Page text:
Like the Asian Tour which is celebrating its 10th season this year, the 24-year-old has also grown in stature since making his debut on the region's premier Tour in 2007.
Bhullar reinforced his rising star status with two victories in Taipei and Macau last year to end the year with a fifth-placed finish on the Asian Tour Order of Merit, which is also his career-best.
"It has been a great achievement for the Asian Tour and for me. I've really grown up as a player on this Tour and I really respect the Asian Tour," said Bhullar, who is currently second on the Order of Merit.
"This is the Tour where I started playing golf and it really feels good to be playing in my 100th event this week," added the Indian.
The sixth edition of the Ballantine's Championship is the first event to be played in Korea on the Asian Tour this season and will be sanctioned by the Asian Tour, European Tour and Korea PGA.
Bhullar is relishing the opportunity to take on the best players from the European Tour again, having come close by finishing second at the co-sanctioned Avantha Masters on home soil last month.
"This is the only Tour which gives us enough opportunity to go out there and compete with the good players from the European Tour," said Bhullar.
"I've played on this course a few times and to be honest, it really suits my eye. The fairways are quite wide and the greens are a little treacherous. You've got to be on the right side of the greens but at the end of the day, long hitters will definitely benefit on this course," added Bhullar.
While Bhullar has cast an eye on lifting the prestigious Ballantine's Championship trophy, he is also excited with his newly-established charity foundation where he will help fund promising juniors and amateur golfers from the Indian Golf Union (IGU) circuit who cannot afford to make golf a career option.
"I always feel that it's important for me to give back to society and this has always been my childhood dream to do something for upcoming golfers and underprivileged kids in India," said Bhullar.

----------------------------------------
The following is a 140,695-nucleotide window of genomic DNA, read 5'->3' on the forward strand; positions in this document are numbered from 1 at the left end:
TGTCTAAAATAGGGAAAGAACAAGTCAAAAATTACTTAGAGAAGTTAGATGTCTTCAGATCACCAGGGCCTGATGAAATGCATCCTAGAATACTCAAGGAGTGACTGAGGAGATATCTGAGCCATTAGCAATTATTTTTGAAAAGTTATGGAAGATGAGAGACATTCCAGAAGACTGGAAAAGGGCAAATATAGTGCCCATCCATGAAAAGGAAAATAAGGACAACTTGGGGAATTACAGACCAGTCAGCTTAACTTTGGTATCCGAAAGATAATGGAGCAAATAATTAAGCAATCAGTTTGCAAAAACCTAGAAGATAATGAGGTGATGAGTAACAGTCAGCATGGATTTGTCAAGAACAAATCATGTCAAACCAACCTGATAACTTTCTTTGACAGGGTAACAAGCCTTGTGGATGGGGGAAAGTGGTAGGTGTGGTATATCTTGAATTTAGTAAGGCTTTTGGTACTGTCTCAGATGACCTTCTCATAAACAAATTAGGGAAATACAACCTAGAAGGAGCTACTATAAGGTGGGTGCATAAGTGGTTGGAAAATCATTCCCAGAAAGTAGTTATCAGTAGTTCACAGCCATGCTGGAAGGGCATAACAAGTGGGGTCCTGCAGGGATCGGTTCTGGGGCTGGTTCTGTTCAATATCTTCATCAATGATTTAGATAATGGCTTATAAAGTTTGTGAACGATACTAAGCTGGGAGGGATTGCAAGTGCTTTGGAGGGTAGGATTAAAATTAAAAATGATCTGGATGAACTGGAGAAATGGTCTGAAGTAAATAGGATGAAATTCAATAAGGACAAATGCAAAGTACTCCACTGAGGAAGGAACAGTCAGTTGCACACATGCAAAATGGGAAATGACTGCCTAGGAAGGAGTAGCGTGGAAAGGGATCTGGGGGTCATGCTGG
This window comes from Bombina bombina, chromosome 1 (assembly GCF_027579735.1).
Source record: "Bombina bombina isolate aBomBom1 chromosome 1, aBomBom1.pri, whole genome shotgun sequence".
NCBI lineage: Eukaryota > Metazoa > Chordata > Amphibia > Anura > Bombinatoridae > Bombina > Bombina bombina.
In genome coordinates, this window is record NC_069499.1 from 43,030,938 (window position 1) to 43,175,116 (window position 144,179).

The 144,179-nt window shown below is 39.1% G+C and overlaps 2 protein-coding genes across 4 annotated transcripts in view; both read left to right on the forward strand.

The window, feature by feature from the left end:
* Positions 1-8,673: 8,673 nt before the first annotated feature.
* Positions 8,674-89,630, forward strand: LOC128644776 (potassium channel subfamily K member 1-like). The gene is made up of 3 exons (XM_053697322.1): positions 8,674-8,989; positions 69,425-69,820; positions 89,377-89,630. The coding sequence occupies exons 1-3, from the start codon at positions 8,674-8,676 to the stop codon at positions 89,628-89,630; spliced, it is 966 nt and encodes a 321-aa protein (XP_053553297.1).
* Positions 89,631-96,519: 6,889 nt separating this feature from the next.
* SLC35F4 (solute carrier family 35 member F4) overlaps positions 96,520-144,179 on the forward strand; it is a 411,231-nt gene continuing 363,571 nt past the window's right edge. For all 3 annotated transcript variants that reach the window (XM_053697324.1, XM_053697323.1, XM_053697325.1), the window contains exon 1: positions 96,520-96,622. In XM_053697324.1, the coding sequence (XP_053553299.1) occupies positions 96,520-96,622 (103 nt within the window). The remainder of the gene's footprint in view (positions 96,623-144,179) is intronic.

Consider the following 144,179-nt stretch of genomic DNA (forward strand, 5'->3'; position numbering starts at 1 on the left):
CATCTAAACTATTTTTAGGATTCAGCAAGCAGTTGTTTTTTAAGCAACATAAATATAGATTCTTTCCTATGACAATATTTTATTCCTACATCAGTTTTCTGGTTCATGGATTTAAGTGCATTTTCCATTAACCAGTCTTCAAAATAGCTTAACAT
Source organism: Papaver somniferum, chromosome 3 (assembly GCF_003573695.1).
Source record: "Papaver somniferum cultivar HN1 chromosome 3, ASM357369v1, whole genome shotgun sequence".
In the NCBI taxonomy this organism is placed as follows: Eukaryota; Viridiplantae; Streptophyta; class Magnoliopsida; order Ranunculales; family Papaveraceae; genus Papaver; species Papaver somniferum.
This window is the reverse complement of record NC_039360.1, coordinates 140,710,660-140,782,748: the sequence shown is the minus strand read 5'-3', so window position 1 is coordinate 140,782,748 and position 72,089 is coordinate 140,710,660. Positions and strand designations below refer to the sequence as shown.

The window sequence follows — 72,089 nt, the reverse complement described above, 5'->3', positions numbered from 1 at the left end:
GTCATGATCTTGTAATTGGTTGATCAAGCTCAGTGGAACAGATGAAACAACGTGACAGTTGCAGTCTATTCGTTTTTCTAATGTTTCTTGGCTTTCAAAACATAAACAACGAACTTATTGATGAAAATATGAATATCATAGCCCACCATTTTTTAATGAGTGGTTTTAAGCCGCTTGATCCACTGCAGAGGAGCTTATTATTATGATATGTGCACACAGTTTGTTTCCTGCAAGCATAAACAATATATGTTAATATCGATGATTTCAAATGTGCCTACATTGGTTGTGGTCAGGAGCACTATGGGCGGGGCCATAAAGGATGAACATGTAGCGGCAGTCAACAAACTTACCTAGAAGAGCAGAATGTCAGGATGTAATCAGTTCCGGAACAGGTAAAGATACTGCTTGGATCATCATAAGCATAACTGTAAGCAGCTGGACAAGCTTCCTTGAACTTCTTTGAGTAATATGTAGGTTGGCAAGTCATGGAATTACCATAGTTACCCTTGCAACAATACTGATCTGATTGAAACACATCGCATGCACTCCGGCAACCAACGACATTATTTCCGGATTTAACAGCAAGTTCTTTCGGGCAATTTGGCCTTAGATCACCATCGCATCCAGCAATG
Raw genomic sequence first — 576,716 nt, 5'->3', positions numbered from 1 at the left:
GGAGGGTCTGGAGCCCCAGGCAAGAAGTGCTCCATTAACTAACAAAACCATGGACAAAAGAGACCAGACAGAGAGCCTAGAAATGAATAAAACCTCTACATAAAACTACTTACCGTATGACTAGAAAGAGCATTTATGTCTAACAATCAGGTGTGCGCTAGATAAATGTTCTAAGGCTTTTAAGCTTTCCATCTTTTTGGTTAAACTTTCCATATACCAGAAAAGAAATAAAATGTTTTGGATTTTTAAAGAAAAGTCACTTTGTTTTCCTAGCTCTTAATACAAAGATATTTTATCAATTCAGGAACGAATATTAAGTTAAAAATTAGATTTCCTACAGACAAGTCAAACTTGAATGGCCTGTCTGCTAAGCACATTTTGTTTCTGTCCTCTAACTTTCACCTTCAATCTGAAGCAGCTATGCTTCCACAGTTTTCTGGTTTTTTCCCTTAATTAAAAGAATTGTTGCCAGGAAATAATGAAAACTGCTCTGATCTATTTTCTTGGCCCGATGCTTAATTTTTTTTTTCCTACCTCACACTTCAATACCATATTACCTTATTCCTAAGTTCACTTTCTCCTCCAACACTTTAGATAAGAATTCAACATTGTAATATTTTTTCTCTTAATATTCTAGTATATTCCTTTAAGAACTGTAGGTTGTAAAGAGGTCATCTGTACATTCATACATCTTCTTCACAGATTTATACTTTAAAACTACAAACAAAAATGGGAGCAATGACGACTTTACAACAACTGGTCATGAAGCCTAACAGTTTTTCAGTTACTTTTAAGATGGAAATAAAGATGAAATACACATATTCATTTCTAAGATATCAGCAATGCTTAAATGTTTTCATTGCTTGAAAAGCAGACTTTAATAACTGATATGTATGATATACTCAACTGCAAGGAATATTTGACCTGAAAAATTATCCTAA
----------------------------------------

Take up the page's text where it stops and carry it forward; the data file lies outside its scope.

"The goal is to promote the game of golf in India and hopefully by the end of this year, I'll be able to pick a few junior kids from the IGU ranking and try to support them financially from their coaching to equipment," added Bhullar.
Meanwhile Bhullar's childhood idol, Jeev Milkha Singh is pleased to return to Korea for another shot at glory at the Ballantine's Championship.
"The Ballantine's Championship is a good event and it's in Asia and it's good for the Asian Tour. I've been playing in Korea since 1993 where I've enjoyed lots of success and it's good to be back," said Singh, who is an Asian Tour honorary member.
Long regarded as the flag bearer for Indian golf, Singh has won six times on the Asian Tour and multiple times on the Japan and European Tours, including last year's Scottish Open.
Against a strong international field that features Major winners like South Africa's Louis Oosthuizen and fellow honorary member Y.E. Yang of Korea, Singh believes that putting will hold the key in deciding the winner in the land of the morning calm this week.
"Courses in Korea are normally very hilly. The key to winning this week is distance control and you've got to putt well on these greens. If you're a good putter, you'll do well anywhere in the world," said Singh, who was Asia's number one in 2006 and 2008.
The Ballantine's Championship was established in 2008 and builds on Ballantine's long-standing association with golf.
In addition to the Championship, Ballantine's sponsors several top-flight players and events, as well as invests in grass-roots activity such as the Golf Fund in China and the Road to the Ballantine's Championship in Korea.